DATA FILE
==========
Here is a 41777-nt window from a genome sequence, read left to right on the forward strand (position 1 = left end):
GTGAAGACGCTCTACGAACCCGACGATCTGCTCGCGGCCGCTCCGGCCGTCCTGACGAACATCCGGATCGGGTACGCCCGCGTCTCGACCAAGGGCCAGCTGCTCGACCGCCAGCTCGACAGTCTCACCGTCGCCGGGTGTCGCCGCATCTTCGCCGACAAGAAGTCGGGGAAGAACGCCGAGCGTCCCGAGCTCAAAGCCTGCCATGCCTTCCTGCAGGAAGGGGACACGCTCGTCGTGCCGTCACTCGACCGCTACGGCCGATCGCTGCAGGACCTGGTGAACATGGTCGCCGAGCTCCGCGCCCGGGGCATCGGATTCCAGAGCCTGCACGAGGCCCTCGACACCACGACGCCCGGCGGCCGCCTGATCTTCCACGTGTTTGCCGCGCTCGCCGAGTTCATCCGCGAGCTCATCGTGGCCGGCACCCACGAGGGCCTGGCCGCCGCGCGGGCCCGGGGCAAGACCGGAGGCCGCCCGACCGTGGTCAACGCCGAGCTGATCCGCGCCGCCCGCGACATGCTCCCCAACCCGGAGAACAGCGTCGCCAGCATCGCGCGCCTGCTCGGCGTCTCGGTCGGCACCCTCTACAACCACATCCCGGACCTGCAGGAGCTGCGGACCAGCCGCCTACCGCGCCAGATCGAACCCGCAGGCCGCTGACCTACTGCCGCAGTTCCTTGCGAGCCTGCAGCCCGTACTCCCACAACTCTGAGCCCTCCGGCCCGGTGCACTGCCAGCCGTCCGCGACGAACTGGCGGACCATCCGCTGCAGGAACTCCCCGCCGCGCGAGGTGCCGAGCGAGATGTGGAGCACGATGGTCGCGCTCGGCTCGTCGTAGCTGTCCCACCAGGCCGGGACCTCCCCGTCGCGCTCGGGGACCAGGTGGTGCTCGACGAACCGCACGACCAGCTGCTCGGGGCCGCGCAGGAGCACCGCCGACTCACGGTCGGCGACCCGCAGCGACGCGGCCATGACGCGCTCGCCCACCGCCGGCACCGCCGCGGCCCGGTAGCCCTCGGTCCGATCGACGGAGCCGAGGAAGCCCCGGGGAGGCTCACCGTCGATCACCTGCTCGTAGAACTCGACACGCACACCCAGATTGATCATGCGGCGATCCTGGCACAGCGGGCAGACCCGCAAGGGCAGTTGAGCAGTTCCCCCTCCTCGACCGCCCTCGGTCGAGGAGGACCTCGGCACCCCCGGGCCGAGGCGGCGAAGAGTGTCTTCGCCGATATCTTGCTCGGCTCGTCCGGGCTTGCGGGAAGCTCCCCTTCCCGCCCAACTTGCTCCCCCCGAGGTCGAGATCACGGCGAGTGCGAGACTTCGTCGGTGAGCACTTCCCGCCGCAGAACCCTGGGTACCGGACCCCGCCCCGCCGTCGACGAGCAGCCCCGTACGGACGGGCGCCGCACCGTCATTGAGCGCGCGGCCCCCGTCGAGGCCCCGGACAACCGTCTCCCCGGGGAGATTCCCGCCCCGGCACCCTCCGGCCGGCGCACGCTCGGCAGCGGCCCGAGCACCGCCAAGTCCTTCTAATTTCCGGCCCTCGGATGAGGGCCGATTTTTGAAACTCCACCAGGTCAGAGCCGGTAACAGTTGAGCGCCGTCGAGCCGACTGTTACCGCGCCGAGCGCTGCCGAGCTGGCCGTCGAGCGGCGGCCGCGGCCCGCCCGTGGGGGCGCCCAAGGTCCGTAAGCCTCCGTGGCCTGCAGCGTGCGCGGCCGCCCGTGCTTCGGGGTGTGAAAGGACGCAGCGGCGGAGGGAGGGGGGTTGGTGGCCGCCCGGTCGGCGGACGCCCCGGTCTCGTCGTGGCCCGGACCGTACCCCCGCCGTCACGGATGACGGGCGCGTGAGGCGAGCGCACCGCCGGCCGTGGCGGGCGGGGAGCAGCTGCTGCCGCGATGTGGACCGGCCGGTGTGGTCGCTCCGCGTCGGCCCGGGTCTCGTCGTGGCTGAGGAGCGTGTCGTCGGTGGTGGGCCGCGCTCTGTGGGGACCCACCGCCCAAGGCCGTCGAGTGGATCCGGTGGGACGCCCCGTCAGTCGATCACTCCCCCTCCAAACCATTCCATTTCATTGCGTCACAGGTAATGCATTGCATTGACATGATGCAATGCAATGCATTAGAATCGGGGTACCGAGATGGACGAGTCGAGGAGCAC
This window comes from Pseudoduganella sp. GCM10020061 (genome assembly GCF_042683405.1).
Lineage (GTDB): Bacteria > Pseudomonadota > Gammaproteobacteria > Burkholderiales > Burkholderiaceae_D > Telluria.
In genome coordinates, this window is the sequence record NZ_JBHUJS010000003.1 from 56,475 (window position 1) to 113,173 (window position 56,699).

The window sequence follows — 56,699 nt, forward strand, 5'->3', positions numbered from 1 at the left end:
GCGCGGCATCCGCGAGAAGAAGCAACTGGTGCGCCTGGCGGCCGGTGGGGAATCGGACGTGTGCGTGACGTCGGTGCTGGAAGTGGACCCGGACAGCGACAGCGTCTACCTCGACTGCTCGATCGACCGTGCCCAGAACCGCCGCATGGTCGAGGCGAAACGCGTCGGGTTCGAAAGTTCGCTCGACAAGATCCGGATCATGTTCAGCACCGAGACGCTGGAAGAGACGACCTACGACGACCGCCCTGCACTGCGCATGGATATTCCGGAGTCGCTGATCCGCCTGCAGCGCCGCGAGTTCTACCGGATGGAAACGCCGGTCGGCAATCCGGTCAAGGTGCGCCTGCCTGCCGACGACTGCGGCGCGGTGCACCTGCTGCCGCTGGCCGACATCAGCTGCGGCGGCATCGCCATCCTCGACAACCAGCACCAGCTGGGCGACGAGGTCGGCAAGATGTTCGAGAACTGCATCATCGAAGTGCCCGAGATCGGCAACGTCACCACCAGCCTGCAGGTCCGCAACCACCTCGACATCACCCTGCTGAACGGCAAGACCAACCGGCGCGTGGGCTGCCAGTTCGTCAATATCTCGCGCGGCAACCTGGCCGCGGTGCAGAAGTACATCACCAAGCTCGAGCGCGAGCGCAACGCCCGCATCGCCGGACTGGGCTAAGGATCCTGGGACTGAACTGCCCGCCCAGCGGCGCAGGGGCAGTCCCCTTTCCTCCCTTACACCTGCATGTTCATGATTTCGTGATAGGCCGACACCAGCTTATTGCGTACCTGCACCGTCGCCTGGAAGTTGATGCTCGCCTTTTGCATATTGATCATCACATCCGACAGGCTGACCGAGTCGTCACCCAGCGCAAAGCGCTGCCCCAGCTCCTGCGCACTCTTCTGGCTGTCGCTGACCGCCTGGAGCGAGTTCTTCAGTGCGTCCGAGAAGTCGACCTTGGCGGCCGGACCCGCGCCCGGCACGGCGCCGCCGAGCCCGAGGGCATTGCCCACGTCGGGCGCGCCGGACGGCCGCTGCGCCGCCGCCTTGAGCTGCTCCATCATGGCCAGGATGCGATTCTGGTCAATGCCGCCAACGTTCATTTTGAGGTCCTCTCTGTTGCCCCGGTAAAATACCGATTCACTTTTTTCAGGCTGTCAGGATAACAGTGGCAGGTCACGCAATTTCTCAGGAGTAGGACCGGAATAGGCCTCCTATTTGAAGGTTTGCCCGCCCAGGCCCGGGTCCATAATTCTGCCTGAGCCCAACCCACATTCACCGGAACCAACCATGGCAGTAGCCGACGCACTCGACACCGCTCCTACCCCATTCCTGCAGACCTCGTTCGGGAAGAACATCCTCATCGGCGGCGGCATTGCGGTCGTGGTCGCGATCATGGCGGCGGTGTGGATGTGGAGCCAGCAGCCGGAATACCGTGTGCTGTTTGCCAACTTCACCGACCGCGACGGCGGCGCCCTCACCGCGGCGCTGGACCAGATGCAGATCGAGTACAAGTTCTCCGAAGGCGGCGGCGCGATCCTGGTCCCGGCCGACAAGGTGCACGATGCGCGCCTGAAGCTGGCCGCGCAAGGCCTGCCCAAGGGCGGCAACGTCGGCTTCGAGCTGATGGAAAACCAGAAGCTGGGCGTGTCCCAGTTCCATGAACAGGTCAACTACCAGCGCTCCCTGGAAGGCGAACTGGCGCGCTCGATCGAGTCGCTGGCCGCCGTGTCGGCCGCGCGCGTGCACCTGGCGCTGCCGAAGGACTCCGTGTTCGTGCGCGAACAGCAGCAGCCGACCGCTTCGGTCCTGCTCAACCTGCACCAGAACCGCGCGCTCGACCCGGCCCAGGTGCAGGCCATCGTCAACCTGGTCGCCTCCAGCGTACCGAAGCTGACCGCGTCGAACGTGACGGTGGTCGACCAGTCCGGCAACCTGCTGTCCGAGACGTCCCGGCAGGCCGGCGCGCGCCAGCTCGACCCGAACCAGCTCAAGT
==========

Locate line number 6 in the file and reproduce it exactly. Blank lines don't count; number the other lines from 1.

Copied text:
The window sequence follows — 56,699 nt, forward strand, 5'->3', positions numbered from 1 at the left end: